Nanog requires BRD4 to maintain murine embryonic stem cell pluripotency and is suppressed by bromodomain inhibitor JQ1 together with lefty1

Horne, Gillian, Stewart, Helen J S, Dickson, Jacqueline, Knapp, Stefan, Ramsahoye, Bernard and Chevassut, Timothy (2015) Nanog requires BRD4 to maintain murine embryonic stem cell pluripotency and is suppressed by bromodomain inhibitor JQ1 together with lefty1. Stem Cells and Development, 24 (7). pp. 879-891. ISSN 1547-3287

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Abstract

Embryonic stem cells (ESCs) are maintained in an undifferentiated state through expression of the core transcriptional factors Nanog, Oct4, and Sox2. However, the epigenetic regulation of pluripotency is poorly understood. Differentiation of ESCs is accompanied by a global reduction of panacetylation of histones H3 and H4 suggesting that histone acetylation plays an important role in maintenance of ESC pluripotency. Acetylated lysine residues on histones are read by members of the bromodomain family that includes BET (bromodomain and extraterminal domain) proteins for which highly potent and selective inhibitors have been developed. In this study we demonstrate that the pan-BET bromodomain inhibitor JQ1 induces rapid spontaneous differentiation of murine ESCs by inducing marked transcriptional downregulation of Nanog as well as the stemness markers Lefty1 and Lefty2, but not Myc, often used as a marker of BET inhibitor activity in cancer. We show that the effects of JQ1 are recapitulated by knockdown of the BET family member BRD4 implicating this protein in Nanog regulation. These data are also supported by chromatin immunoprecipitation experiments which confirm BRD4 binding at the Nanog promoter that is known to require acetylation by the histone acetyltransferase MOF for transcriptional activity. In further support of our findings, we show that JQ1 antagonizes the stem cell-promoting effects of the histone deacetylase inhibitors sodium butyrate and valproic acid. Our data suggest that BRD4 is critical for the maintenance of ESC pluripotency and that this occurs primarily through the maintenance of Nanog expression.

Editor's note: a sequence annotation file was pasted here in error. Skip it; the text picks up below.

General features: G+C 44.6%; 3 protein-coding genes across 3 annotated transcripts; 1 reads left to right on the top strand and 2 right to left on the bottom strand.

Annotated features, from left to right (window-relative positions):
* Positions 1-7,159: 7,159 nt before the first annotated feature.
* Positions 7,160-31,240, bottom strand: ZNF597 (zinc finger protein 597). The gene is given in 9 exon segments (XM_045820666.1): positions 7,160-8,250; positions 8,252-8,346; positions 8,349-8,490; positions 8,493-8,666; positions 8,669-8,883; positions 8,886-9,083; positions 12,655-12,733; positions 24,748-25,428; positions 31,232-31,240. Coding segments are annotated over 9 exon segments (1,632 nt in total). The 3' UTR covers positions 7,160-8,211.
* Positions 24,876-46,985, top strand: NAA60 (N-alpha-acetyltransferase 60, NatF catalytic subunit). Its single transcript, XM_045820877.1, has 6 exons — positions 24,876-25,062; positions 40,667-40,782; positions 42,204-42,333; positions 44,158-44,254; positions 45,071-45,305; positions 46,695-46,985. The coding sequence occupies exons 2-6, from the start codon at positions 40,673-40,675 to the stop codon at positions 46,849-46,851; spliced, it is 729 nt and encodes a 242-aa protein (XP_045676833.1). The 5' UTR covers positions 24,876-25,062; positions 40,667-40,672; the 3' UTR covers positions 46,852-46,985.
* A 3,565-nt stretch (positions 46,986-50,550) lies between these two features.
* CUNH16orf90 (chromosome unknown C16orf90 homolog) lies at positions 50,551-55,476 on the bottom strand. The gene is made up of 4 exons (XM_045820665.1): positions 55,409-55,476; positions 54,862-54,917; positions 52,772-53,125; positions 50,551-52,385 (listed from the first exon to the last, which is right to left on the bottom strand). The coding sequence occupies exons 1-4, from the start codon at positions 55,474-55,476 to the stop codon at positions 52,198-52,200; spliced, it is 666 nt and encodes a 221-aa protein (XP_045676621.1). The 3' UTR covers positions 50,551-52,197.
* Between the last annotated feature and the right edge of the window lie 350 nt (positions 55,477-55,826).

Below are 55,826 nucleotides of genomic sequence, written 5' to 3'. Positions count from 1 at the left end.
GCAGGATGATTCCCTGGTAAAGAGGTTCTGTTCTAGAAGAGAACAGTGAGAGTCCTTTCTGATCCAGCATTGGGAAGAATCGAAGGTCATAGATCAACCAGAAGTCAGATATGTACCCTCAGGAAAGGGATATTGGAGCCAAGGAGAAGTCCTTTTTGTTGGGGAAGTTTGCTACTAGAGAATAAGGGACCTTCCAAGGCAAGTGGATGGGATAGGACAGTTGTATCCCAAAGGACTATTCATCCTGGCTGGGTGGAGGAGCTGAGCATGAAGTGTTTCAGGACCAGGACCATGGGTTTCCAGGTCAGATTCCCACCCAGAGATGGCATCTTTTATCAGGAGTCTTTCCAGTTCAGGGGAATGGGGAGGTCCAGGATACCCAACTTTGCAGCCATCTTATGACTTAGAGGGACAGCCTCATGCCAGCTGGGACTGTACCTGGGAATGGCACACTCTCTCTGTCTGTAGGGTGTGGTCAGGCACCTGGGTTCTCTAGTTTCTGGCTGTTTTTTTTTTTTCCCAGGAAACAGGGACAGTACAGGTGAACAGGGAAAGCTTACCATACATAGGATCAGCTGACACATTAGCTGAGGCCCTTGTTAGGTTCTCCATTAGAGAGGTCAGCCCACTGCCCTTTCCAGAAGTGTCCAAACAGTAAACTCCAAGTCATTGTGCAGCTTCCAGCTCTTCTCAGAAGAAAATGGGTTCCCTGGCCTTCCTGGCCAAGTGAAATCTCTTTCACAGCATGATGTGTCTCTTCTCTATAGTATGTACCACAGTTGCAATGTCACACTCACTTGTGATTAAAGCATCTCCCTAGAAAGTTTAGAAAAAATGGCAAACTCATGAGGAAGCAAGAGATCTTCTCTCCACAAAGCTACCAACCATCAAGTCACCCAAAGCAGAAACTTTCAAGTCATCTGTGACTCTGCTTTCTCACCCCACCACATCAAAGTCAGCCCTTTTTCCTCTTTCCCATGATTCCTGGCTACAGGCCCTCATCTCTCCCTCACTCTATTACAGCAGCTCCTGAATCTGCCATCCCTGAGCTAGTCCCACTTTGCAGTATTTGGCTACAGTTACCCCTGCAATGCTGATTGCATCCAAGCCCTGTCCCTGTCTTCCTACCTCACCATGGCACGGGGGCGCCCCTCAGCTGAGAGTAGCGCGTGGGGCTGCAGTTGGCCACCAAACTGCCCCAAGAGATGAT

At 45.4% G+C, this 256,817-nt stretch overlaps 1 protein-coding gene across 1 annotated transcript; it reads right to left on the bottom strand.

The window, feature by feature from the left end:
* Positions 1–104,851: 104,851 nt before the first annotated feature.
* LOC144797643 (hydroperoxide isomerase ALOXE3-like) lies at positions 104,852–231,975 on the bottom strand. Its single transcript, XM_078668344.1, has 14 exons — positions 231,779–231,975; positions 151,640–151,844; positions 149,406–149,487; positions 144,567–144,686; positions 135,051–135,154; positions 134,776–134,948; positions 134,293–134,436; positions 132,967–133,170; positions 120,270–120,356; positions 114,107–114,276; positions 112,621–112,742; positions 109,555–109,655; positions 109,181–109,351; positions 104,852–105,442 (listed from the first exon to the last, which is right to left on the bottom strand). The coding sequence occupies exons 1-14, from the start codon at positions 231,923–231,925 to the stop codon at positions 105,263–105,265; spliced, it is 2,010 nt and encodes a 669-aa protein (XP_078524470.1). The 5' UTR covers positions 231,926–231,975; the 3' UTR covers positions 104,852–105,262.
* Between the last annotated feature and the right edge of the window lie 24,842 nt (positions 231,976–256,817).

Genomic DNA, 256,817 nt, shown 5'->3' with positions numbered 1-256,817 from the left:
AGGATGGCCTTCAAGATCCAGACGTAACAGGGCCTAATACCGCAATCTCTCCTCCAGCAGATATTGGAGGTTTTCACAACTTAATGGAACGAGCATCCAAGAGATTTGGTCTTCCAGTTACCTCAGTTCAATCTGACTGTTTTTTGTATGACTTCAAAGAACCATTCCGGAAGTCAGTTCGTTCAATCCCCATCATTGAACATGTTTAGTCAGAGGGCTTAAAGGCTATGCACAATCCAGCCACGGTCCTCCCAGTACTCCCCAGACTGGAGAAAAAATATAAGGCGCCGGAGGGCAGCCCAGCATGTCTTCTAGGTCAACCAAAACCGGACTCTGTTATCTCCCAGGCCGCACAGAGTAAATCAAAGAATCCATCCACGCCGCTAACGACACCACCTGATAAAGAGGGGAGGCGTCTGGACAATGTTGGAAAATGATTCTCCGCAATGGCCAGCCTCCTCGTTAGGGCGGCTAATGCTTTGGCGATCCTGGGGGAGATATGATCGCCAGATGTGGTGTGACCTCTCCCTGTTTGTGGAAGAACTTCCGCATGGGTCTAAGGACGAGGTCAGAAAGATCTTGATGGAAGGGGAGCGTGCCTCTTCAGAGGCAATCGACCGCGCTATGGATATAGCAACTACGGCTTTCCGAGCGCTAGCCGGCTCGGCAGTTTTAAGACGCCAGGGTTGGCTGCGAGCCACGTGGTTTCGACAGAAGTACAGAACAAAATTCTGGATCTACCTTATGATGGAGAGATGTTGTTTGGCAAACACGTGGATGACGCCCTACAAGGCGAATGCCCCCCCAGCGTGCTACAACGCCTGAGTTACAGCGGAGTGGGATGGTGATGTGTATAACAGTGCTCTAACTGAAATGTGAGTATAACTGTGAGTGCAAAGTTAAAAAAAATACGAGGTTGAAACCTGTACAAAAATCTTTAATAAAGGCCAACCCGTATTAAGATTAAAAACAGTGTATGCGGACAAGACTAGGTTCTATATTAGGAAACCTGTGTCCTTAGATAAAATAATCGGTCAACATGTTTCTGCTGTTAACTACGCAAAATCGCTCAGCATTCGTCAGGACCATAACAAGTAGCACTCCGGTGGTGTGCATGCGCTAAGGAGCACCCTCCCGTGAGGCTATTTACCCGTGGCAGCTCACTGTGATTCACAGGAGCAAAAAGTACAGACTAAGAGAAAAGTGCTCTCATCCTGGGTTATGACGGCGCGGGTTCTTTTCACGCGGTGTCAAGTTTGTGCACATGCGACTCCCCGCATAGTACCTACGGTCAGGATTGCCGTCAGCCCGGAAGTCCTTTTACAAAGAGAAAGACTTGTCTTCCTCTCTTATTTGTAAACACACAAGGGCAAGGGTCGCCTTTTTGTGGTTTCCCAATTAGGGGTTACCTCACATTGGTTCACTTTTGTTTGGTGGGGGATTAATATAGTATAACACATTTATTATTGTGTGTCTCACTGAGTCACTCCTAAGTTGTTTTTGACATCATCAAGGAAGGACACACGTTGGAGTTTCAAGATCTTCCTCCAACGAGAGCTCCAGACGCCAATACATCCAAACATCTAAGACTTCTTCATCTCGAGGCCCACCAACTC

Item Type: Article
Schools and Departments: Brighton and Sussex Medical School > Brighton and Sussex Medical School
Subjects: Q Science > QH Natural history > QH0301 Biology
Depositing User: Timothy Chevassut
Date Deposited: 16 Feb 2015 15:45
Last Modified: 08 Mar 2017 21:31
URI: http://sro.sussex.ac.uk/id/eprint/52926

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